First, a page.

Jerusalem: Prime Minister Benjamin Netanyahu’s prospects for retaining power looked uncertain on Wednesday after partial results in Israel’s fourth national election in two years projected no clear path to victory.
Though an official result was still hours – or days – away, with about 88% of votes counted, it appeared that Netanyahu, leader of the right-wing Likud, would have to cobble together an unlikely coalition that might include Jewish ultra-Orthodox, ultranationalist and Arab parties to secure another term.
Barring any surprises from the remaining uncounted votes, the electoral landscape raised the likelihood of yet another national ballot.
Tuesday’s vote followed three other inconclusive elections in which neither Netanyahu, 71, nor his center-left opponents won a majority in the 120-seat parliament.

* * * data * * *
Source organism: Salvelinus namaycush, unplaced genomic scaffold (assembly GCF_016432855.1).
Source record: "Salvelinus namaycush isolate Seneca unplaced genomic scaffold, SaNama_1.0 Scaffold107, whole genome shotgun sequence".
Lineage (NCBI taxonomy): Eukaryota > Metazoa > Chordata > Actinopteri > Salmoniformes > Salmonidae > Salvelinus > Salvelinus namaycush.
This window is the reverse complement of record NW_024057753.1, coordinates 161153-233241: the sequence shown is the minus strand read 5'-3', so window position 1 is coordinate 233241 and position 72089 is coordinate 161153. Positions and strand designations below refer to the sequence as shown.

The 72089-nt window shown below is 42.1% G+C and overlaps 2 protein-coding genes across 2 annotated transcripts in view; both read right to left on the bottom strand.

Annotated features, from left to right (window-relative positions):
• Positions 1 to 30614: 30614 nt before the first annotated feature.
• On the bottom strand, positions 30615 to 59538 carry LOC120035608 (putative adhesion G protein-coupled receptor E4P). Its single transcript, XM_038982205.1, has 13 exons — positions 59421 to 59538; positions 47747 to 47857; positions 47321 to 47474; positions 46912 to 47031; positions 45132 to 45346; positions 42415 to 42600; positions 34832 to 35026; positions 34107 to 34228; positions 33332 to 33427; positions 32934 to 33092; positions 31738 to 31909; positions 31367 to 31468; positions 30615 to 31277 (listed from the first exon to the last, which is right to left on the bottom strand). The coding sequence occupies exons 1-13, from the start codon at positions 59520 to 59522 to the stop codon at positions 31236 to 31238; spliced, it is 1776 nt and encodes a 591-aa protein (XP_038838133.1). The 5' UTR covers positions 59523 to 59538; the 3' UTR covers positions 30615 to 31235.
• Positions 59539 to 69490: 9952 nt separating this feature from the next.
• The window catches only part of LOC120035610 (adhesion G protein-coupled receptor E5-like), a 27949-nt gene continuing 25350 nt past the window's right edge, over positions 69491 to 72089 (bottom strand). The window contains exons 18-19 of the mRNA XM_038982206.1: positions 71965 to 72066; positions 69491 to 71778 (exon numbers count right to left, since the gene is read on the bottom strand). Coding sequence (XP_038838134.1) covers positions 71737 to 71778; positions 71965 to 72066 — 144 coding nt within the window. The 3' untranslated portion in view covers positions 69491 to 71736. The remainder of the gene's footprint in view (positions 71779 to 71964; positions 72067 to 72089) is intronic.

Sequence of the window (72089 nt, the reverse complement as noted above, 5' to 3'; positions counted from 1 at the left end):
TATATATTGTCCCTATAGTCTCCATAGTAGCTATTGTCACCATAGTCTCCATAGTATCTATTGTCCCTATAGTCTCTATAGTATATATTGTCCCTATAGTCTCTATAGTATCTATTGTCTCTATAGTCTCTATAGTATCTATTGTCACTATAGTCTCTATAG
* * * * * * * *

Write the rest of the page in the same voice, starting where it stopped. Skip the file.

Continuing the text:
As it stands, Likud was projected to be the largest party with 30 seats, fewer than its current 36. The opposition centrist party Yesh Atid, which is headed by 57-year-old Yair Lapid, trailed with 17 seats.
Lapid had hoped there would be enough parties in the anti-Netanyahu bloc to oust the veteran leader who has been in power since 2009.
On social media, Netanyahu had claimed a “huge victory” over the groups trying to unseat him, though he did not repeat the claim in an election night speech at a Likud rally, saying only that its projected number of seats was “a great achievement” and that he hoped to form a “stable right-wing government.”